Tuesday, November 5, 2013

Food Allergies

Before I was a baker of nut free sweets I was a mother of an anaphylactic kid.

And tonight someone reminded me of why I make nut, soy, dairy and gluten free sweets.

It might be a trend in the market -- but that is not why I do what I do.

But for a few weeks, I think I had forgotten why I was doing what I was doing.  Why God had given me this 'God-given talent' and why all this actually 'matters'.

I do this because I know what it is like to be a mother of a kid living with food allergies.

I was blessed.  I had friends who were living similar lives.  But I was reminded tonight that not all parents have the blessing of being surrounded with families who are dealing with food allergies.

You see when you are told that one of your kids has a food allergy, and that they could stop breathing and die if they are not given treatment immediately, your life changes.

It is not just that we are picky and over zealous parents.

Your world changes.

At least mine did and if the stories I hear are not lies I believe I'm not the only one.

I remember

  • - spending weeks just thinking back to my pregnancy and feeling guilty, wondering if I was at fault for making my son allergic
  • - feeling like I had failed my son somehow and now he was never going to be 'normal'
  • - feeling lost after our first visit to the allergist -- I mean, I expected more support and information than just a prick test!
  • - wondering what my son's life would be as a grown up with food allergies
  • - worrying about his life, and feeling like I would need to be by his side every minute of the day to make sure he never ingested any nuts or peanuts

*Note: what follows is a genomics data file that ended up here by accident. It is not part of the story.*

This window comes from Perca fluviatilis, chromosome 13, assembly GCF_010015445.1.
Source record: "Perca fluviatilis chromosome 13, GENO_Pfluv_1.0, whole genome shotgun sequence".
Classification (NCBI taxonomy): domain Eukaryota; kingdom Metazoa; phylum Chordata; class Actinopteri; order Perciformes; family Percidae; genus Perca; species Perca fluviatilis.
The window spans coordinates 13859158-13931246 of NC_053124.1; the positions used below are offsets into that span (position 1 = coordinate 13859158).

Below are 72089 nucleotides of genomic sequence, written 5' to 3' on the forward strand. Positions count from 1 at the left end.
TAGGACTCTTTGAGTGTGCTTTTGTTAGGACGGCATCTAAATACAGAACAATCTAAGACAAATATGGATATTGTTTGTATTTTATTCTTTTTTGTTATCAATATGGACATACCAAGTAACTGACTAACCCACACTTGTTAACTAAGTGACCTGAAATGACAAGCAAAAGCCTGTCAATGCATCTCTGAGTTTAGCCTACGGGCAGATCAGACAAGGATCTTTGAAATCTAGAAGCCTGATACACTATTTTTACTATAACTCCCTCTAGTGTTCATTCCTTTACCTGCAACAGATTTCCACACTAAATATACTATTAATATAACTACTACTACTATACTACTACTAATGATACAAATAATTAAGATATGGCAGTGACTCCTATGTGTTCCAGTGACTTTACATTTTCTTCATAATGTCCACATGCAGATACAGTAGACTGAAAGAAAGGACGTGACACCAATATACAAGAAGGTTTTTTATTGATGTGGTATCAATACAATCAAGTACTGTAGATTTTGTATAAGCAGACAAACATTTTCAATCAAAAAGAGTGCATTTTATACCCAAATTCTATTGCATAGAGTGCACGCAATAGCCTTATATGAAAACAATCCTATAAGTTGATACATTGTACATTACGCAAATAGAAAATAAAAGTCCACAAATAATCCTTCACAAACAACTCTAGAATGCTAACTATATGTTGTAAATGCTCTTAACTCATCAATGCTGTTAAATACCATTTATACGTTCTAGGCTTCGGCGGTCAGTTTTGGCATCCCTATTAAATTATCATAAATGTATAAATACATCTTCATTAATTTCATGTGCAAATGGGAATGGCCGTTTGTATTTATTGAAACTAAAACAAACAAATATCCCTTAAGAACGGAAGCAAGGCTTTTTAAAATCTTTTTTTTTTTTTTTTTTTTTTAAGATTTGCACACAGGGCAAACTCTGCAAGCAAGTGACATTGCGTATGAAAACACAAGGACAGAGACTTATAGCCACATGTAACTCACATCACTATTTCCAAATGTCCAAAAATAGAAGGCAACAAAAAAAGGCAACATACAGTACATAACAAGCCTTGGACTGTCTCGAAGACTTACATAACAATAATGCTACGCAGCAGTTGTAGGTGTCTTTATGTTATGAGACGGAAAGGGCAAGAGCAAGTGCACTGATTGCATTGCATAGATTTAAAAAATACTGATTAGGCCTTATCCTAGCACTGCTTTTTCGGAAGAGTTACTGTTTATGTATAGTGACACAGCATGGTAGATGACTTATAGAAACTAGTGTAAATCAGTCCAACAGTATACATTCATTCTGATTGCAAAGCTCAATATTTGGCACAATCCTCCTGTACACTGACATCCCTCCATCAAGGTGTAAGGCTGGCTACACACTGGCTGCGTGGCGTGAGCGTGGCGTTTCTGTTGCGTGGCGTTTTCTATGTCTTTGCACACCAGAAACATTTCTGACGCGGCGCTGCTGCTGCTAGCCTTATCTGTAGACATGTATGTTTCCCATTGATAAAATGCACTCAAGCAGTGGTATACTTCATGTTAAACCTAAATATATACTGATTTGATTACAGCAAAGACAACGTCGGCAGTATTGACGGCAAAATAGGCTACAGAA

• - feeling angry whenever I met people who did not seem to understand that my son's allergies were not a matter of food choice but instead, life and death
  • - being furious when I overheard a parent complain about the school allowing allergic kids to wear 'needles' (referring to their epi pens) during recess (implying kids would play with needles)
  • - being nervous about dropping off my son at birthday parties as he began to grow up, worrying about what he might eat.
  • - freaking out when we went to Asia and seemed to be unable to keep my kids away from nuts and not being able to get people to understand that we did not want nuts in our food because my kid could stop breathing - that it was not about not liking nuts.
  • - fuming over the fact that family members commented that I was being over zealous over my kids' food.
  • - feeling guilty for feeling jealous of families who could have that dish with peanuts or Christmas cookies with all those walnuts or almonds
  • - feeling uncomfortable when friends and family DID understand and took measures to ensure food was nut free ... felt singled out

And .... after a while of feeling and wishing and hoping my kid would outgrow this phase so that we move on...

I realized we needed to embrace the allergy instead.  Learn to live with it.  Learn to speak up on behalf of those living with it.  And not let it paralyze us.

Tonight I spoke with a mom who did not realize there are hundreds of us out here dealing with the same feelings and challenges she faces.  And I had a chance to share my experience with her, reassuring her that she was not alone. The allergies do not have to control our lives.  There are ways to learn to embrace and live with the allergies.

I share this with you because I was reminded tonight that even though allergies are part of our family lives now, and we have been able to learn to live with it, there are many other parents who may still be going through those first few weeks and months of adjustment.

Let's not forget to care for one another.

Let's not forget to be sensitive to the realities that friend/family/neighbour of yours with an allergic kid is living with daily.

Let's learn to be inclusive instead of exclusive.

Yes, offering nut free sweets might be good for 'business' -- but behind all that, there are lives who are being blessed.

I still remember one customer whose family had allergies to gluten, soy, egg, dairy and nuts.  When they got their cake the mother told me this was the first cake they had eaten in 30 years!

I am thankful I got that call tonight - In the busyness of life, I had began to forget the reasons I do what I do.  I had began to wonder if these cakes made any difference.

And please, next time you meet someone with a food allergy - pause and think about what I just said.

I pulled out the mission statement I came up for Sandy's Sweets a while ago - and reminded myself why I do what I do...and why I must press on.


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